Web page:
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A comparison of knee muscle activation and knee joint stiffness between female dancers and basketball players during drop jumps

UNCG Author/Contributor (non-UNCG co-authors, if there are any, appear on document)
Jatin P Ambegaonkar, PhD (Creator)
The University of North Carolina at Greensboro (UNCG )
Web Site:
Sandra J Shultz

Abstract: "This dissertation compared knee muscle activation of the lateral gastrocnemius, medial and lateral hamstrings, and lateral quadriceps (LG, MH, LH, and LQ) and knee joint stiffness(KJS) between female dancers(D) and basketball players(B) during the initial landing of a double-leg drop jump. The purpose was to examine possible neuromechanical strategies dancers employ that might protect them from Anterior Cruciate Ligament (ACL) injuries during a potentially high ACL-injury risk activity. Fifty-five females (D=35, 20.7+2.3yrs, 164.3+6.7cm,62.2+1.9kg, B=20,20.1+2.0yrs, 170.5+6.1cm,72.6+11.4kg) performed 5 double-leg drop jumps from a 45cm box. Muscle activity was recorded via surface electromyography (sEMG). A force plate and three-dimensional electromagnetic tracking system were used to record kinetic and kinematic data and calculate KJS (ratio of change in sagittal knee moment to sagittal knee flexion angle from ground contact to maximum knee flexion). sEMG data were normalized to maximum volitional isometric contractions(%MVIC), and joint moments to body weight (Nm/kg). Separate 2x4 ANOVAs compared D and B on muscle onsets (ms) and mean RMS amplitudes (%MVIC) before (PRE=150 ms) and after (POST=50 ms) ground contact. A one-way ANOVA examined group differences in KJS (Nm/kg°), with a stepwise regression model examining prediction of KJS. No significant group differences were observed in muscle onsets (D=133.4+53.2ms, B=121.6+50.2ms;P=.22), activation amplitudes (PRE: D=28.1+8.7%MVIC, B=27.7+10.5%MVIC;P=.60; POST: D=51+17.3%MVIC, B=49.6+21.4%MVIC;P=.78), or KJS (D=.0163+.009Nm/kg°, B=.0185+.011Nm/kg°;P=.44). Due to recruitment challenges the proposed full complement of participants (N=70;D=35,B=35) was not achieved. Moderate effect sizes (ES) between-groups indicated a trend towards higher muscle activation levels in dancers in MH both pre (34vs.26%MVIC;ES=.55) and post (38vs.25%MVIC;ES=.41) contact, and in LG post contact (45vs.35%MVIC;ES=.33). The exception was LQPOST (90vs.109%MVIC;ES=.30) where dancers had a tendency for lower muscle activation levels. Prelanding muscle activation amplitudes and group membership were not able to predict changes in KJS. These results suggest that the lack of findings may in-part be due to low statistical power. Further, although KJS did not differ between groups, between-group effect sizes noted in LGPOST, MHPRE, POST, and LQPOST suggest possible differences in neuromechanical strategies over other lower extremity joints. Additional research is necessary to determine possible ACL-injury protective mechanisms employed by dancers during other high ACL-injury risk activities."--Abstract from author supplied metadata.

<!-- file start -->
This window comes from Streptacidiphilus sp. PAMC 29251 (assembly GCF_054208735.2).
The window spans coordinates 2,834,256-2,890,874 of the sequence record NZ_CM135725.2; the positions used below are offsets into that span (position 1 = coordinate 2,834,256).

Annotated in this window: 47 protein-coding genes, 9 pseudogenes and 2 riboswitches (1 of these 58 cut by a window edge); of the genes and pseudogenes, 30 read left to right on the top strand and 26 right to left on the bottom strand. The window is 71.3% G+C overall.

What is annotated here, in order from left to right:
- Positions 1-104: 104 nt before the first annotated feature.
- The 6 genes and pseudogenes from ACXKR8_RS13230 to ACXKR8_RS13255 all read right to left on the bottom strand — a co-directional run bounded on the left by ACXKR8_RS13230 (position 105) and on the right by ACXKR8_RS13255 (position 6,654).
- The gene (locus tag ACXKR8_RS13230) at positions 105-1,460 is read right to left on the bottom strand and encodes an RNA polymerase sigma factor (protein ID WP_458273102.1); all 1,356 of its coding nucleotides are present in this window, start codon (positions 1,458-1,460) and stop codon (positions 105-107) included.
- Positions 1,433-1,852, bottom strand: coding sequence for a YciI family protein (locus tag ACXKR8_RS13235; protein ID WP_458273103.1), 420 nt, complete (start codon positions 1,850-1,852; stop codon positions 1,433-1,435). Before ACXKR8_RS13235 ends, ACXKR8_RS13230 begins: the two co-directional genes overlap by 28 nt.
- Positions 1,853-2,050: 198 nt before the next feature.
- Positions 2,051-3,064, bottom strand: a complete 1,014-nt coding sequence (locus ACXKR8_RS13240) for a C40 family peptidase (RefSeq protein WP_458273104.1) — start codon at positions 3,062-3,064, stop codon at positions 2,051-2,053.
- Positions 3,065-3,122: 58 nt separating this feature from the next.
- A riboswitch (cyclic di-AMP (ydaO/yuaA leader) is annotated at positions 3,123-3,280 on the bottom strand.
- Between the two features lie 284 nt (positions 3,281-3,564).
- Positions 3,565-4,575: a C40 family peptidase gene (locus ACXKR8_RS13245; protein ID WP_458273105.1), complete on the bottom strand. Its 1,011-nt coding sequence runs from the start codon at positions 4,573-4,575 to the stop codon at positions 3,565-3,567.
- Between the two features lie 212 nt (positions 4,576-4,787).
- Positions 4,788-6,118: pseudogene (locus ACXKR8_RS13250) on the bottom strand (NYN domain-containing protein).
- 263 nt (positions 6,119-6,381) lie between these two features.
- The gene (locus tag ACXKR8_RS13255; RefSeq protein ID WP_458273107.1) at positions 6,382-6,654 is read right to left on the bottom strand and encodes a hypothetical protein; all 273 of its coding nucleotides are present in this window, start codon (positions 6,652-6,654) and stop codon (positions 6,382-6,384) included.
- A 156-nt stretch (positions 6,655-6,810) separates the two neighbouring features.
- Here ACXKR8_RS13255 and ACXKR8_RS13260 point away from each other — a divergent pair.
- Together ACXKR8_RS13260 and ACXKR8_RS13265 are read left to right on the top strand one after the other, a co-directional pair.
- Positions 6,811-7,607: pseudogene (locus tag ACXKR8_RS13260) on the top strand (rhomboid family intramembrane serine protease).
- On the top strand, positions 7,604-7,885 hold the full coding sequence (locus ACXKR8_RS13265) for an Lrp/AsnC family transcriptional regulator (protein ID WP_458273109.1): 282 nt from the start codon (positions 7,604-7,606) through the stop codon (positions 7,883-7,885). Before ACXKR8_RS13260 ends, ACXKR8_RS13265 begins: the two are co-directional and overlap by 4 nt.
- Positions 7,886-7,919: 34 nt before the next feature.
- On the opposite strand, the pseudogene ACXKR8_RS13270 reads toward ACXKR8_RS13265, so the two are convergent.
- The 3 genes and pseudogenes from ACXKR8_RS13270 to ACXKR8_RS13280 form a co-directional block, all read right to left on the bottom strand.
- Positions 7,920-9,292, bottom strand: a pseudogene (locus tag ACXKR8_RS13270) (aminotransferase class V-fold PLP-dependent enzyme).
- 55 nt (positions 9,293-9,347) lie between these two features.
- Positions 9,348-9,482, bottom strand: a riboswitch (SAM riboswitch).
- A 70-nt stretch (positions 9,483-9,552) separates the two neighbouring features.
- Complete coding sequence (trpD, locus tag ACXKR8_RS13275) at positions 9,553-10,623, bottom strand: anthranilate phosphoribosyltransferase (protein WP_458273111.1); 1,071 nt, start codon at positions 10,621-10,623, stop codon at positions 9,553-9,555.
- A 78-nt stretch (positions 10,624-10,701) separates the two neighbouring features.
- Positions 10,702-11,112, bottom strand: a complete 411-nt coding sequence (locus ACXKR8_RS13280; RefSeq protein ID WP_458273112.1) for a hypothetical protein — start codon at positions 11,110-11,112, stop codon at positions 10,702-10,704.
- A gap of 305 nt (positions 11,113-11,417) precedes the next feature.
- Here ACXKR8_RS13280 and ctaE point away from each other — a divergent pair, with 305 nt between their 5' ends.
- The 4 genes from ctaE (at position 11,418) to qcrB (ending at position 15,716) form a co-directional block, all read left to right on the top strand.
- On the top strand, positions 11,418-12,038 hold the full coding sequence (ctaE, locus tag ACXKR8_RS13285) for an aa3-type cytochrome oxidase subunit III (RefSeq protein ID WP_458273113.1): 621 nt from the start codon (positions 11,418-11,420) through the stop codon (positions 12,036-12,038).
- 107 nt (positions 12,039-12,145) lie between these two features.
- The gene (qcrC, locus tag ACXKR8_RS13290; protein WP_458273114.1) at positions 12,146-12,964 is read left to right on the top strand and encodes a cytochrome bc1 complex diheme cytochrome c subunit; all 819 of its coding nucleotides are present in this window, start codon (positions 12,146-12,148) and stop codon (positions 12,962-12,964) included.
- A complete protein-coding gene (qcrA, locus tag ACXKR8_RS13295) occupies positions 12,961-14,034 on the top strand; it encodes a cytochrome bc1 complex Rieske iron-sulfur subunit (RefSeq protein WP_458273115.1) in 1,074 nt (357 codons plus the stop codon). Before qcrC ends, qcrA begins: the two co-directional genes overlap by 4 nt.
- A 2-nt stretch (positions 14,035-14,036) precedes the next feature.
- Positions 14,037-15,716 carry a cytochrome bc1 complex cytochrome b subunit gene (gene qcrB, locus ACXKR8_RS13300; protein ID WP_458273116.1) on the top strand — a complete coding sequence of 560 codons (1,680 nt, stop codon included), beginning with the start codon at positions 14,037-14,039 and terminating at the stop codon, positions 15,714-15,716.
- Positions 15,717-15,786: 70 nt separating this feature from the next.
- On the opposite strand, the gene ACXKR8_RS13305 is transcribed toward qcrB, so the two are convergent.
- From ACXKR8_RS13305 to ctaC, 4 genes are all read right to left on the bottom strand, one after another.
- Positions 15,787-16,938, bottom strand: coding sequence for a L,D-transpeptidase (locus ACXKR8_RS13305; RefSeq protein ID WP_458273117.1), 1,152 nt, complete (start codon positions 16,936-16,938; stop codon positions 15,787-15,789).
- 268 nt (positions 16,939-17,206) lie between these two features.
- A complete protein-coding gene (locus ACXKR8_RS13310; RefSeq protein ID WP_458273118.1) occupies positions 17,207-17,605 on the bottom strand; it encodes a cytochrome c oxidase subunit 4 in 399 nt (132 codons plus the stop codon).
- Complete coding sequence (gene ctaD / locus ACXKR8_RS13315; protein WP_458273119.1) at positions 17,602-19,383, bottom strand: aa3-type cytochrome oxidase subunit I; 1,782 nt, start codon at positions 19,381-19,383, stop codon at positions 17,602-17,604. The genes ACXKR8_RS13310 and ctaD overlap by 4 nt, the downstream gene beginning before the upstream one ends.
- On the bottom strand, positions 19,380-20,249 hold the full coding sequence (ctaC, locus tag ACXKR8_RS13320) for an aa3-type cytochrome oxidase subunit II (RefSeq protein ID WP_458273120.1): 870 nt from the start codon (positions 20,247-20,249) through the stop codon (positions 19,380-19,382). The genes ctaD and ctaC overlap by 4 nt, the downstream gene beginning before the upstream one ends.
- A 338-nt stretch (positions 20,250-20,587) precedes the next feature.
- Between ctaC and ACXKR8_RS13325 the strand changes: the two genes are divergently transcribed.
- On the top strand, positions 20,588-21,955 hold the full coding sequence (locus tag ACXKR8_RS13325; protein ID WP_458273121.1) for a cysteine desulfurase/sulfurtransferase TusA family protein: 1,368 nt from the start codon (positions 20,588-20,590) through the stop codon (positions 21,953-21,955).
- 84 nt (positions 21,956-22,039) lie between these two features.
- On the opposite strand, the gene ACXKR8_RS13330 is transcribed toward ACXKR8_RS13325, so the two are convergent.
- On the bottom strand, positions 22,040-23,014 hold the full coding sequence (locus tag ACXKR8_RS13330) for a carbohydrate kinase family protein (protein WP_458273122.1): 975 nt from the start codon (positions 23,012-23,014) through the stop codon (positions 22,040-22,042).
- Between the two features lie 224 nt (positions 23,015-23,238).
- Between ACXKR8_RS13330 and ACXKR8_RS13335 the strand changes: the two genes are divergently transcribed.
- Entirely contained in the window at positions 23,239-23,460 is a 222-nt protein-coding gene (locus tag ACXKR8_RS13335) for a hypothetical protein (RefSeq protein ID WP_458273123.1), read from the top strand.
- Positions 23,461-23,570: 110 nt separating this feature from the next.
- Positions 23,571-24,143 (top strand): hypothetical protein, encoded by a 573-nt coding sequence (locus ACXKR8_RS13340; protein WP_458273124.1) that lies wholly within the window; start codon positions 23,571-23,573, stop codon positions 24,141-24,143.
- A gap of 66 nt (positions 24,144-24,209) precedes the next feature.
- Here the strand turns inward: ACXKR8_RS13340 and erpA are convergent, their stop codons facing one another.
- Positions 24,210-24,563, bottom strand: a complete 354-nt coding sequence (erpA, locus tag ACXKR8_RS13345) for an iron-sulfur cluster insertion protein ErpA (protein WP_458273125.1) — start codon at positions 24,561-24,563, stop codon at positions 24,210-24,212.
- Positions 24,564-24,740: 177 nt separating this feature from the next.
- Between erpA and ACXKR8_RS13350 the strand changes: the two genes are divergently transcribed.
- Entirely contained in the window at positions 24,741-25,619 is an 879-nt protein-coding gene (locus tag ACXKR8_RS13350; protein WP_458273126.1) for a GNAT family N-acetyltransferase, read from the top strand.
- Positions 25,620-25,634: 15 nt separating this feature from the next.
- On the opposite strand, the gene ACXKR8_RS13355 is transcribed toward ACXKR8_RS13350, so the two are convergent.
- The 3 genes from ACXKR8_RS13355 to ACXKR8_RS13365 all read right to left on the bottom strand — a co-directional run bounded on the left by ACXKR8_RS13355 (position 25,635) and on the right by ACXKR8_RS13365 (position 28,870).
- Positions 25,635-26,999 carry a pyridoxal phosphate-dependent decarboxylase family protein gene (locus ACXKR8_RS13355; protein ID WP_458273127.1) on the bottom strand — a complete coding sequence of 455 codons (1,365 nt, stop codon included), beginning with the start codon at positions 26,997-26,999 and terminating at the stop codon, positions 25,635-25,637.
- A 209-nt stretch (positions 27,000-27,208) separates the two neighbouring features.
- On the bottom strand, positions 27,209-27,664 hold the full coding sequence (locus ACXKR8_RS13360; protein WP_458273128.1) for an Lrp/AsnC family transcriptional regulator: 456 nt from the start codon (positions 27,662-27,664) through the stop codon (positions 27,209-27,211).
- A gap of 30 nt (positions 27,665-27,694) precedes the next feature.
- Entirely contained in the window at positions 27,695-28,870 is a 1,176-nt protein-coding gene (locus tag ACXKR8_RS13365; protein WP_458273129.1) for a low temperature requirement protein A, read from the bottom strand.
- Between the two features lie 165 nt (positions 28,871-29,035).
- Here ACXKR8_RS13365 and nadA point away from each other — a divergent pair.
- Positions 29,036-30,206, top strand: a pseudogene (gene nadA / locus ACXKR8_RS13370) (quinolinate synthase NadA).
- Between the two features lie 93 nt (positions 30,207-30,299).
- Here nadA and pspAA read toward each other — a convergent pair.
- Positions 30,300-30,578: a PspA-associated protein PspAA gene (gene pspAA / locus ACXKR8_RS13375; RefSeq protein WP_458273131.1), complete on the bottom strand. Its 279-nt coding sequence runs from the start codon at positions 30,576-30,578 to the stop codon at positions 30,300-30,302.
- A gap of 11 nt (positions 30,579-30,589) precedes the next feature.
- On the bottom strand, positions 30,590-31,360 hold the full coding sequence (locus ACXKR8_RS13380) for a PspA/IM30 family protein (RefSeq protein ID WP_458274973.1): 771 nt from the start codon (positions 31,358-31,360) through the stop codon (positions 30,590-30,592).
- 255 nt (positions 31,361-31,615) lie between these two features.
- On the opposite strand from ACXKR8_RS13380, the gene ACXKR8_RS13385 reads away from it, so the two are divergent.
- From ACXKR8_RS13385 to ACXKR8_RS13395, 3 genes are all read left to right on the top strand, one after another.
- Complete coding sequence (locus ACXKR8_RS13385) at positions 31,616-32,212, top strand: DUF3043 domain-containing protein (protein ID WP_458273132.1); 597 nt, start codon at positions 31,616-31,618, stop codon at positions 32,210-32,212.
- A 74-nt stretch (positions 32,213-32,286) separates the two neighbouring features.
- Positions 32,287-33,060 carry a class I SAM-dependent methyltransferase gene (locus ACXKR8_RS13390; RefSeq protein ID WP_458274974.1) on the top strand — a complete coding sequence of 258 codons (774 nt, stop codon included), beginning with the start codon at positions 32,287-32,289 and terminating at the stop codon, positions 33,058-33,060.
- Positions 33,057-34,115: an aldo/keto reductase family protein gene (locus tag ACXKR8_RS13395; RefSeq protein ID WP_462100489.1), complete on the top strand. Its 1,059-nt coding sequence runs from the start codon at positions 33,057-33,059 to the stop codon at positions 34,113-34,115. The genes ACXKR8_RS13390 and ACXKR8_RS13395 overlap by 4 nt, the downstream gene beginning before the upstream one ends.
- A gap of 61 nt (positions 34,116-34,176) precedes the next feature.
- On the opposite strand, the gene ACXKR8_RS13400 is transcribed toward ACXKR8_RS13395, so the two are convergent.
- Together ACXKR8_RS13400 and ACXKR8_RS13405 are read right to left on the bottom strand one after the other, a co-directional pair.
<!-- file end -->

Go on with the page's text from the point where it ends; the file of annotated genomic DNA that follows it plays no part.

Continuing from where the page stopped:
Additional Information

Language: English
Date: 2007
ACL, injuries, knee, muscle, lateral gastrocnemius, hamstrings, lateral quadriceps (LG, MH, LH, and LQ), knee joint stiffness(KJS), female dancers, basketball players, landing, double-leg drop jump
Dance--Physiological aspects
Basketball--Physiological aspects